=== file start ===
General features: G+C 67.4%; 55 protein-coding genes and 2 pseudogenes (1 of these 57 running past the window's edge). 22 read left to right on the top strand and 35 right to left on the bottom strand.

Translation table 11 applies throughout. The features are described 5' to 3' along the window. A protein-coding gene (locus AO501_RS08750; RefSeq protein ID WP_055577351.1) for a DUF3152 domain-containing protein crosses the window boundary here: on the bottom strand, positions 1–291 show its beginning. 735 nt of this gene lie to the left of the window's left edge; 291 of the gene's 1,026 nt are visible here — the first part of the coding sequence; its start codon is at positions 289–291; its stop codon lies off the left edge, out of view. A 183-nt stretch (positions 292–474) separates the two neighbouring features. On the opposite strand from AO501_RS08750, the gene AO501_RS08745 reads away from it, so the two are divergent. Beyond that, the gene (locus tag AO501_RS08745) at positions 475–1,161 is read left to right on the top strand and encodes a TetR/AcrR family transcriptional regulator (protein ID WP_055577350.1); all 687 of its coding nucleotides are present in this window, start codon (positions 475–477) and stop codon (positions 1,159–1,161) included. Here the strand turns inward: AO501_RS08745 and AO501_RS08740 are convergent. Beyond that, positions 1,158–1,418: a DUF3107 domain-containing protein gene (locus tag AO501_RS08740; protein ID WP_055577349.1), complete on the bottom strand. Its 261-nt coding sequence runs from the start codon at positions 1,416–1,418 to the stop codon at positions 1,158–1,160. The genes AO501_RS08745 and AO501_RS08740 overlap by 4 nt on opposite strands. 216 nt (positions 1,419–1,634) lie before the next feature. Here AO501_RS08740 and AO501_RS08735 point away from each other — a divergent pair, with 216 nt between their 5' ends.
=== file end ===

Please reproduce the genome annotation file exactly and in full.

General features: G+C 67.4%; 55 protein-coding genes and 2 pseudogenes (1 of these 57 running past the window's edge). 22 read left to right on the top strand and 35 right to left on the bottom strand.

Translation table 11 applies throughout. The features are described 5' to 3' along the window. A protein-coding gene (locus AO501_RS08750; RefSeq protein ID WP_055577351.1) for a DUF3152 domain-containing protein crosses the window boundary here: on the bottom strand, positions 1–291 show its beginning. 735 nt of this gene lie to the left of the window's left edge; 291 of the gene's 1,026 nt are visible here — the first part of the coding sequence; its start codon is at positions 289–291; its stop codon lies off the left edge, out of view. A 183-nt stretch (positions 292–474) separates the two neighbouring features. On the opposite strand from AO501_RS08750, the gene AO501_RS08745 reads away from it, so the two are divergent. Beyond that, the gene (locus tag AO501_RS08745) at positions 475–1,161 is read left to right on the top strand and encodes a TetR/AcrR family transcriptional regulator (protein ID WP_055577350.1); all 687 of its coding nucleotides are present in this window, start codon (positions 475–477) and stop codon (positions 1,159–1,161) included. Here the strand turns inward: AO501_RS08745 and AO501_RS08740 are convergent. Beyond that, positions 1,158–1,418: a DUF3107 domain-containing protein gene (locus tag AO501_RS08740; protein ID WP_055577349.1), complete on the bottom strand. Its 261-nt coding sequence runs from the start codon at positions 1,416–1,418 to the stop codon at positions 1,158–1,160. The genes AO501_RS08745 and AO501_RS08740 overlap by 4 nt on opposite strands. 216 nt (positions 1,419–1,634) lie before the next feature. Here AO501_RS08740 and AO501_RS08735 point away from each other — a divergent pair, with 216 nt between their 5' ends.